New airline passenger bill of rights not enough, advocate says
The first phase of new airline regulations went into effect yesterday on all flights to, from and within Canada, including connections.
The regulations cover communication with customers, delays, overbooking, the removal of passengers due to overbooking, tarmac delays, lost baggage, the seating of children under 14 and the handling of musical instruments.
According to the Canadian Transportation Agency’s (CTA) website, the Air Passenger Protection Regulations were created by the CTA with input from the public, consumer rights groups and the airline industry.
But Gabor Lukacs, founder and coordinator of advocacy group Air Passenger Rights, said the government is trying to take credit for rules that aren’t really new.
And some of the regulations will actually have an adverse effect on airline passengers, he said.
“The rules that they are now putting out are making things worse in a number of ways,” Lukacs said, specifically referring to the new rules around tarmac delays.
The maximum amount of time an airline is allowed to sit on the tarmac before allowing passengers to de-plane has actually increased from the previous 90 minute limit, he said.
The new regulations allow for a maximum of three hours and 45 minutes on the tarmac.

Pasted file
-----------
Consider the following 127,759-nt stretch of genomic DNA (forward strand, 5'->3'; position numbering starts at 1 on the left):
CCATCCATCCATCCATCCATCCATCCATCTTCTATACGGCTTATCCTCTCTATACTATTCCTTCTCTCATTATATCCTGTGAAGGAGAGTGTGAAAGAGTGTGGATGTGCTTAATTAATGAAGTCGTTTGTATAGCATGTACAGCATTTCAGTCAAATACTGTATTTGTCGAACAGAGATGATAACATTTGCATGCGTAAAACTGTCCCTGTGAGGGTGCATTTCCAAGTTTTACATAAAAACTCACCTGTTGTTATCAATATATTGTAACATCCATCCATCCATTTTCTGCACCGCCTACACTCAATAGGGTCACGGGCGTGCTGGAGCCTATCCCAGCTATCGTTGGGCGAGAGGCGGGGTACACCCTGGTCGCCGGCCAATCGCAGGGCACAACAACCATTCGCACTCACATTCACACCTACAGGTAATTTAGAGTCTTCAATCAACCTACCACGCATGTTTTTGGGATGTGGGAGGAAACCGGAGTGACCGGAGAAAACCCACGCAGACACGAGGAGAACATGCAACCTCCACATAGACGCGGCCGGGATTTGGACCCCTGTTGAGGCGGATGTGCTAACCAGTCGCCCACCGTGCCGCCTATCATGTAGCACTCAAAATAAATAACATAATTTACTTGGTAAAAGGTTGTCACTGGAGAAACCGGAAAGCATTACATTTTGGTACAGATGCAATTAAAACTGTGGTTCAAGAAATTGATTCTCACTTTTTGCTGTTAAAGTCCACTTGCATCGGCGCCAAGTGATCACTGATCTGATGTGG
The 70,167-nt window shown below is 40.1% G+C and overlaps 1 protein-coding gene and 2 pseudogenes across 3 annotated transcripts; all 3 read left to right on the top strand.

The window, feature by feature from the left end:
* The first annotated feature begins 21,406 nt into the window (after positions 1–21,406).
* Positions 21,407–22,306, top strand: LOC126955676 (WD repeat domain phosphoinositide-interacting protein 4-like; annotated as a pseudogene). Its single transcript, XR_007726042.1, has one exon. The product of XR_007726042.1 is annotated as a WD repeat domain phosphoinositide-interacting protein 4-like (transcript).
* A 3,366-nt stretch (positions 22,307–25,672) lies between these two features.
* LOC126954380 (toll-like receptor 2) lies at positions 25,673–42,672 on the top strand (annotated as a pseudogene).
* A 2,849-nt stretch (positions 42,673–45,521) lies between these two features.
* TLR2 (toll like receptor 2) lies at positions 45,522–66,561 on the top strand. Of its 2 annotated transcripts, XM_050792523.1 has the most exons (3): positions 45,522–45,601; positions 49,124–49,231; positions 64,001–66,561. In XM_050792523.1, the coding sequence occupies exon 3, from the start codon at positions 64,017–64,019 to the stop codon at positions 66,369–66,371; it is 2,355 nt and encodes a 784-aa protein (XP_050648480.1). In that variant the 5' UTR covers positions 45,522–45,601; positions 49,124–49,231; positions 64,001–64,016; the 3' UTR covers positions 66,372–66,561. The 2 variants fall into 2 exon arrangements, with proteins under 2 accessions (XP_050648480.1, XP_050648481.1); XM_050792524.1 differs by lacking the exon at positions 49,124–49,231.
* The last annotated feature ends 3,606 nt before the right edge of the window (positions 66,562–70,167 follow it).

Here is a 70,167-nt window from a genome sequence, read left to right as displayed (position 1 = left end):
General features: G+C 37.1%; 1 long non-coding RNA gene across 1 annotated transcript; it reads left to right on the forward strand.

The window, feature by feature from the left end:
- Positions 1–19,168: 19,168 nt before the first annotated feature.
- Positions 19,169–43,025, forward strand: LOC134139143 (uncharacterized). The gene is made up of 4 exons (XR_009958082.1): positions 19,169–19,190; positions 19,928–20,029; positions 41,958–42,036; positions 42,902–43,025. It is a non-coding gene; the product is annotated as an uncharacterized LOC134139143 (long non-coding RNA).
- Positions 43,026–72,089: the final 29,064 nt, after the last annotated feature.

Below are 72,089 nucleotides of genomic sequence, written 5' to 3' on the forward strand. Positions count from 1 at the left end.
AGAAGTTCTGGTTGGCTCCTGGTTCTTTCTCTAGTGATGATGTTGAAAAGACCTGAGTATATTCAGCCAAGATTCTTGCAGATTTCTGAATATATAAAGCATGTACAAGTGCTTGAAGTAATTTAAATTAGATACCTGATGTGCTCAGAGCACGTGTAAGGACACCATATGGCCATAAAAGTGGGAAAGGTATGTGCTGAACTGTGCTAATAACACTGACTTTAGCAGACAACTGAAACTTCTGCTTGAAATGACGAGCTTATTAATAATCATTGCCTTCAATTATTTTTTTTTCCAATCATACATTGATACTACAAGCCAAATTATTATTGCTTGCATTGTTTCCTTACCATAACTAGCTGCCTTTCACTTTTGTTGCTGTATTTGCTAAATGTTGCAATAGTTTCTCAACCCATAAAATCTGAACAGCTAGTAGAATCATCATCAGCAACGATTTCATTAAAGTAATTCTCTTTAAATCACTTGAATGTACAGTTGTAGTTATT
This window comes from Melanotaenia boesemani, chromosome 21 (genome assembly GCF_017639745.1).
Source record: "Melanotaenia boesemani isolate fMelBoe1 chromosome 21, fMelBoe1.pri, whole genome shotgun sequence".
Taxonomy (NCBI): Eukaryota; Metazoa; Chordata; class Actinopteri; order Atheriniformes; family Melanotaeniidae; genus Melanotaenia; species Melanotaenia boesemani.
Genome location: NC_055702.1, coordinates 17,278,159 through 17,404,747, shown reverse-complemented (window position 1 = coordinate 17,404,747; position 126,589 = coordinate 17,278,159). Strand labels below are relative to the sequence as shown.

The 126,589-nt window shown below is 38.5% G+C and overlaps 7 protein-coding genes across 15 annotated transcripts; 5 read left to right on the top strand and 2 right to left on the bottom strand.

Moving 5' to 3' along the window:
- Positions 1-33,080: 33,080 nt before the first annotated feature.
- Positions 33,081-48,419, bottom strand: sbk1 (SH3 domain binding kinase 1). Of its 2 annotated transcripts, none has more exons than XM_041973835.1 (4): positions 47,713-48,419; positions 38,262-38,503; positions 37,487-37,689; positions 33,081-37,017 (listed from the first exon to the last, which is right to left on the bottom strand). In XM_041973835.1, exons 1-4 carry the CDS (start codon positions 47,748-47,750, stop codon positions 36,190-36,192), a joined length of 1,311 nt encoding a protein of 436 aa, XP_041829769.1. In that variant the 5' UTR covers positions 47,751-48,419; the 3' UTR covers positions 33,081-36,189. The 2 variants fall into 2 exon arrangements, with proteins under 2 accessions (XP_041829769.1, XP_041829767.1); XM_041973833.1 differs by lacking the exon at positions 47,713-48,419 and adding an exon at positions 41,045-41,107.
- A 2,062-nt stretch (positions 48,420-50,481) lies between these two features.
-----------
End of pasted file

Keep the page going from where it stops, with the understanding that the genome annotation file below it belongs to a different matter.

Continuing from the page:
However, the last 45 minutes are conditional and rely on the airline’s projection that takeoff will occur within that time-frame.
Mary Beers, a Minnesotan flying through Pearson, said the longest she sat on a tarmac was 90 minutes and “that was too long.”
Lorena Madsen, a traveler from Denmark, said the safety of passengers is most important and if that requires more time, so be it.
However, if the plane sits for more than one hour, the airline should have to provide passengers with food and water, she said.
Beers and Madsen have both had their bags temporarily lost in transit, but they were eventually returned.
“Baggage is the one area where I think the new rules are not causing any harm,” Lukacs said. “One could even say that they are doing some marginal improvements.”
While the old rules only required reimbursement on international baggage, the new regulations expand the requirements to domestic baggage as well.
But even with the new baggage rules, the requirements to get reimbursed for a lost bag are unrealistic, Lukacs said.
They want specific receipts for all of the items in your luggage, he said.
“Send me receipts for the underwear that you bought five years ago,” Lukacs said.
The real problem, he said, isn’t the airlines, but lack of enforcement from the government.
“You can have the best possible rules but if you don’t have enforcement it becomes quite pointless,” he said.
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